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Designing, Creating, and Teaching in Schoolyard Gardens

One way to help reconnect today’s children to the outdoors is through gardening. Schoolyard gardens are places where students not only learn about wildlife species and ecosystems, but also become outdoor classrooms where they hone their academic skills and nurture their innate curiosity and creativity.

Register for the web seminar for teachers from 6:30 to 8 p.m. Feb. 8. Presentations will demonstrate how gardens can be started, maintained, and incorporated into instructional activities.

This web seminar is being offered as part of PollinatorLIVE: A Distance Learning Adventure through the National Science Teachers Association. PollinatorLIVE is offering a variety of interactive learning events and activities for students and teachers.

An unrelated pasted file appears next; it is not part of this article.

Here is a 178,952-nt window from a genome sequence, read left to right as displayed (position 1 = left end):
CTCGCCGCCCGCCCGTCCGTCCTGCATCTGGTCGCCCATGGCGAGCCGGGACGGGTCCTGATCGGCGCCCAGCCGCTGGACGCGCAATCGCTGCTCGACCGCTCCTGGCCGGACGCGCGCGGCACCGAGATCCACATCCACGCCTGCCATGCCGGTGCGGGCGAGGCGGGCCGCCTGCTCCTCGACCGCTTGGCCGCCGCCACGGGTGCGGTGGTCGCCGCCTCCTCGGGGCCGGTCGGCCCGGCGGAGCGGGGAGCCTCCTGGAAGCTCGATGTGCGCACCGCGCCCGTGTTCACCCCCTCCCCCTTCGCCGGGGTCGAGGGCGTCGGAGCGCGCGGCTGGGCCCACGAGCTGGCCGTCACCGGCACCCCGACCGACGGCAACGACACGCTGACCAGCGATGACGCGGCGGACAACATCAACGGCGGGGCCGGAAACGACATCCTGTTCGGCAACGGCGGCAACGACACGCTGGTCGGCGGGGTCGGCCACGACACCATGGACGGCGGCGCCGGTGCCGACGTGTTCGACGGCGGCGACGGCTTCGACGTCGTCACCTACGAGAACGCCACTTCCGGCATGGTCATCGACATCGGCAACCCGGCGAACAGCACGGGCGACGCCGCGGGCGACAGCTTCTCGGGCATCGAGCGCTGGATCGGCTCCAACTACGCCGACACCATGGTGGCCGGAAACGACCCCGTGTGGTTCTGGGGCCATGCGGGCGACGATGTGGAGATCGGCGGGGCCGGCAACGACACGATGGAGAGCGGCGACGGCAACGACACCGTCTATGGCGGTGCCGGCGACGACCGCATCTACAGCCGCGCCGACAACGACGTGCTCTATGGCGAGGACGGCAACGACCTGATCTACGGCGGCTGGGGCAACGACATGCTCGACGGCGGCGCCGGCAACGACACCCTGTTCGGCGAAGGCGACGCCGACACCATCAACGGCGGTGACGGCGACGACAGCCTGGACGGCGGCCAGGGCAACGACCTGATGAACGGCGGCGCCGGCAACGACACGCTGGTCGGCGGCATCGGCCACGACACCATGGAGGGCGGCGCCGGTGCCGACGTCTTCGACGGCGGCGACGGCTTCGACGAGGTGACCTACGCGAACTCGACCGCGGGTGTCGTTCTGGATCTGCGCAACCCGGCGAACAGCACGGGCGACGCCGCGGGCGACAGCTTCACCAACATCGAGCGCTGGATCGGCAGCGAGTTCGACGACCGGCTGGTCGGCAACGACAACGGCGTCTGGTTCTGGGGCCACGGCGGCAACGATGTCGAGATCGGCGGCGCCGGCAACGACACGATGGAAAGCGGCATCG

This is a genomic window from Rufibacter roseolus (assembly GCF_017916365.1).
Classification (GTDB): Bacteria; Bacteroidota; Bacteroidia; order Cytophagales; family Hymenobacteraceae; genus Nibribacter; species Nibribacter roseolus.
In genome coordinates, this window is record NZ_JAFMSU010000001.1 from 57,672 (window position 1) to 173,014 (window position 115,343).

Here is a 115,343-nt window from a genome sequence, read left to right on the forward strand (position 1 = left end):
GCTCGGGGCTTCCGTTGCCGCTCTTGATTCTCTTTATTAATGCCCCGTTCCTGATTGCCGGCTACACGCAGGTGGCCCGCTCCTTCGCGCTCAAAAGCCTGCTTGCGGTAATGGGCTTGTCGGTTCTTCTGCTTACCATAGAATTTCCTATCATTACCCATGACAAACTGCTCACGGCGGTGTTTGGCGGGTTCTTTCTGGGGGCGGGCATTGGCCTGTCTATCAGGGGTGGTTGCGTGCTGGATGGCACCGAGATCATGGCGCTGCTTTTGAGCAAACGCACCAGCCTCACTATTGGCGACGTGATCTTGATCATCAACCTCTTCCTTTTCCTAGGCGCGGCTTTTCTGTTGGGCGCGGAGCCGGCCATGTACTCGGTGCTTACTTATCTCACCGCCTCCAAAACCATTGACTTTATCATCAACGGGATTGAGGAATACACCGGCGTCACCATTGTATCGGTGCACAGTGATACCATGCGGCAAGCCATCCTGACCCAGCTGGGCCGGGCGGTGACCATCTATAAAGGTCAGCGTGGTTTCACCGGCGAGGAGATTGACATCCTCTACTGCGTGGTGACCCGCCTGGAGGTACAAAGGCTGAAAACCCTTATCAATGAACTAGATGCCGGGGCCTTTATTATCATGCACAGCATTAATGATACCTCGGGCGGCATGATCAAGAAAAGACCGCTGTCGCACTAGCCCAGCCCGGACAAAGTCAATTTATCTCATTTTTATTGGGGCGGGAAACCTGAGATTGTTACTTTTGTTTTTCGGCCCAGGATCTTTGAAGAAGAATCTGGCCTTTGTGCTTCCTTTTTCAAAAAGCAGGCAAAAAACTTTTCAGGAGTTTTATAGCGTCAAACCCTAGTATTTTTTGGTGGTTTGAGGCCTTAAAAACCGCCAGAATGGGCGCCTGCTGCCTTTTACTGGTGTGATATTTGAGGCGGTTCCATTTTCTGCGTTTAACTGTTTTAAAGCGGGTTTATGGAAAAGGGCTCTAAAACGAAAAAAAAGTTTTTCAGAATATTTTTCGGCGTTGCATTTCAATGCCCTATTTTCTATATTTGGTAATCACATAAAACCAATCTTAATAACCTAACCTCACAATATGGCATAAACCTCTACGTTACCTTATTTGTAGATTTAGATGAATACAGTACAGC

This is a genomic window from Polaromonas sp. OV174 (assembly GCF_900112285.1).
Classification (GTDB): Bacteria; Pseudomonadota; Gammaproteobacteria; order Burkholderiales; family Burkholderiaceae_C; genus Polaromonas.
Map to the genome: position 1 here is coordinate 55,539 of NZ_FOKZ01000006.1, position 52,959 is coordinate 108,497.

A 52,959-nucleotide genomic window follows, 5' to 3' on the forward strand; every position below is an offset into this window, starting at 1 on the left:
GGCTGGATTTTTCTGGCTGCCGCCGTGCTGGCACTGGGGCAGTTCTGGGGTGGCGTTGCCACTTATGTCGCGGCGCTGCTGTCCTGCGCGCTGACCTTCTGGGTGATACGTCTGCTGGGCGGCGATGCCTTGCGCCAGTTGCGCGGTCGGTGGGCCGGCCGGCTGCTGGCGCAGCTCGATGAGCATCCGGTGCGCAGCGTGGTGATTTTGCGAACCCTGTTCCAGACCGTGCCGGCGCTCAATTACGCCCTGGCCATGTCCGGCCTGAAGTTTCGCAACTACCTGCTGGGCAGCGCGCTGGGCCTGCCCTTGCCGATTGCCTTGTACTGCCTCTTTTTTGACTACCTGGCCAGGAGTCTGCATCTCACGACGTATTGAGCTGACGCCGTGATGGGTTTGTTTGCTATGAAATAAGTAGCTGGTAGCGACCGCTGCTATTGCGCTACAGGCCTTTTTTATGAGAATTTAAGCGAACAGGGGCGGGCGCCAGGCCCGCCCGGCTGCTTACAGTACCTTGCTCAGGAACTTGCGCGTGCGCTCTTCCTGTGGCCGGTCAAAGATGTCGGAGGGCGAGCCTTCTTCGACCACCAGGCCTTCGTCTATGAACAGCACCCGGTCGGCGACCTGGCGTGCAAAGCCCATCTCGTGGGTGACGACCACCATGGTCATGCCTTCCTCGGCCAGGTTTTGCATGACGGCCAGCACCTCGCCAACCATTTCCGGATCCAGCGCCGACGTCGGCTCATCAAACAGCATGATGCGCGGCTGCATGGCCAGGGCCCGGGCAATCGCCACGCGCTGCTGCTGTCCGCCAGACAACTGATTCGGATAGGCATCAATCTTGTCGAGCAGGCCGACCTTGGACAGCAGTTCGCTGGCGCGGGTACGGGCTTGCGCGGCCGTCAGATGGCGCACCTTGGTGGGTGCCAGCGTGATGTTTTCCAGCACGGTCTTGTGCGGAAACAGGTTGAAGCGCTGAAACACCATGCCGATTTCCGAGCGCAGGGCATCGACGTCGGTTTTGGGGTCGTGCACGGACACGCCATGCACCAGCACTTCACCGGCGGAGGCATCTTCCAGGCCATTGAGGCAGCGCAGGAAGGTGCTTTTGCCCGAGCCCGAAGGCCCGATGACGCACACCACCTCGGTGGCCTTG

Mike Hill, landscape architect with the Forest Service, will discuss how to get a schoolyard garden started, including deciding where to put the garden, determining how large it will be and deciding who will be involved.

Martin Bomar is a parent volunteer at Ashland Elementary School in Prince William County, Virginia, an employee of the USDA Farm Service Agency in Washington D.C. and a member of Master Gardeners and the USDA People’s Garden Initiative. He will discuss how gardens can be used for hands-on learning opportunities for young students. The school staff, students, and parents created an Earth Day Garden in spring 2009. Since then, the garden evolved to ensure the outdoor area would support and enhance concepts within all six grade levels of Virginia’s Science Standards of Learning. Ten major areas of teaching emphasis were developed in the garden to accomplish this goal.

For more information about this educational Webinar or about PollinatorLIVE, please contact Tamberly Conway at tkconway@fs.fed.us or call 936-639-8558.

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